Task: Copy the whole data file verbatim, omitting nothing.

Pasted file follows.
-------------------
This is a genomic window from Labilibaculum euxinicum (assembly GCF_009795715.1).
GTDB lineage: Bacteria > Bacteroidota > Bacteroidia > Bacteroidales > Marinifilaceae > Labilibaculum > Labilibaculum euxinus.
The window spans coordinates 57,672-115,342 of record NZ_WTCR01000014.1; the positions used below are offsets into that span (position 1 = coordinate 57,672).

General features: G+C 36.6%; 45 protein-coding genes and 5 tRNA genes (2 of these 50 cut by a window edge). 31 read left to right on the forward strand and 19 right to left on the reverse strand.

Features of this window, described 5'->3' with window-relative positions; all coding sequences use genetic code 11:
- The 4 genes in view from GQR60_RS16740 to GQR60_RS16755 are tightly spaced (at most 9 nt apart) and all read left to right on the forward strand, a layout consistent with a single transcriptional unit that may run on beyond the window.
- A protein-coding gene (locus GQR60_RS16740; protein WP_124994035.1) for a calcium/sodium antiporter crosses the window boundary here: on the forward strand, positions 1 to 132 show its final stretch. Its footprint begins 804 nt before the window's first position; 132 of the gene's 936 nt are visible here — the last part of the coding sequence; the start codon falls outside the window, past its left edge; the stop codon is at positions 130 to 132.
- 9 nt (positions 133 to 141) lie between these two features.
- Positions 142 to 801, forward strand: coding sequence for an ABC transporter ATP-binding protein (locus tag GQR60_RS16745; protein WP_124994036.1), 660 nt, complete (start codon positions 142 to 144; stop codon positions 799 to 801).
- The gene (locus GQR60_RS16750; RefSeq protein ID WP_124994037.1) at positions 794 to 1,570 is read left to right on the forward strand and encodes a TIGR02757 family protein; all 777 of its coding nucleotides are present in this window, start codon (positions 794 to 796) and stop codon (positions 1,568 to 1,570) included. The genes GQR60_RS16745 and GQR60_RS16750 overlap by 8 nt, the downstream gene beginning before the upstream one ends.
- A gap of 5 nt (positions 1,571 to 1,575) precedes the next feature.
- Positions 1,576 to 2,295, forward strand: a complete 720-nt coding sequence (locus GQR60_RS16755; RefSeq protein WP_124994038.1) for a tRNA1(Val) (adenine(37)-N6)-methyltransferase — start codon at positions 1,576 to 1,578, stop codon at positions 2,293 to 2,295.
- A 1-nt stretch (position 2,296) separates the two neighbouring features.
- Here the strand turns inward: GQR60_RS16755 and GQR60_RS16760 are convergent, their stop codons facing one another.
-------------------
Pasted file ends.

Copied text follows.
This is a genomic window from Labilibaculum euxinicum (assembly GCF_009795715.1).
GTDB lineage: Bacteria > Bacteroidota > Bacteroidia > Bacteroidales > Marinifilaceae > Labilibaculum > Labilibaculum euxinus.
The window spans coordinates 57,672-115,342 of record NZ_WTCR01000014.1; the positions used below are offsets into that span (position 1 = coordinate 57,672).

General features: G+C 36.6%; 45 protein-coding genes and 5 tRNA genes (2 of these 50 cut by a window edge). 31 read left to right on the forward strand and 19 right to left on the reverse strand.

Features of this window, described 5'->3' with window-relative positions; all coding sequences use genetic code 11:
- The 4 genes in view from GQR60_RS16740 to GQR60_RS16755 are tightly spaced (at most 9 nt apart) and all read left to right on the forward strand, a layout consistent with a single transcriptional unit that may run on beyond the window.
- A protein-coding gene (locus GQR60_RS16740; protein WP_124994035.1) for a calcium/sodium antiporter crosses the window boundary here: on the forward strand, positions 1 to 132 show its final stretch. Its footprint begins 804 nt before the window's first position; 132 of the gene's 936 nt are visible here — the last part of the coding sequence; the start codon falls outside the window, past its left edge; the stop codon is at positions 130 to 132.
- 9 nt (positions 133 to 141) lie between these two features.
- Positions 142 to 801, forward strand: coding sequence for an ABC transporter ATP-binding protein (locus tag GQR60_RS16745; protein WP_124994036.1), 660 nt, complete (start codon positions 142 to 144; stop codon positions 799 to 801).
- The gene (locus GQR60_RS16750; RefSeq protein ID WP_124994037.1) at positions 794 to 1,570 is read left to right on the forward strand and encodes a TIGR02757 family protein; all 777 of its coding nucleotides are present in this window, start codon (positions 794 to 796) and stop codon (positions 1,568 to 1,570) included. The genes GQR60_RS16745 and GQR60_RS16750 overlap by 8 nt, the downstream gene beginning before the upstream one ends.
- A gap of 5 nt (positions 1,571 to 1,575) precedes the next feature.
- Positions 1,576 to 2,295, forward strand: a complete 720-nt coding sequence (locus GQR60_RS16755; RefSeq protein WP_124994038.1) for a tRNA1(Val) (adenine(37)-N6)-methyltransferase — start codon at positions 1,576 to 1,578, stop codon at positions 2,293 to 2,295.
- A 1-nt stretch (position 2,296) separates the two neighbouring features.
- Here the strand turns inward: GQR60_RS16755 and GQR60_RS16760 are convergent, their stop codons facing one another.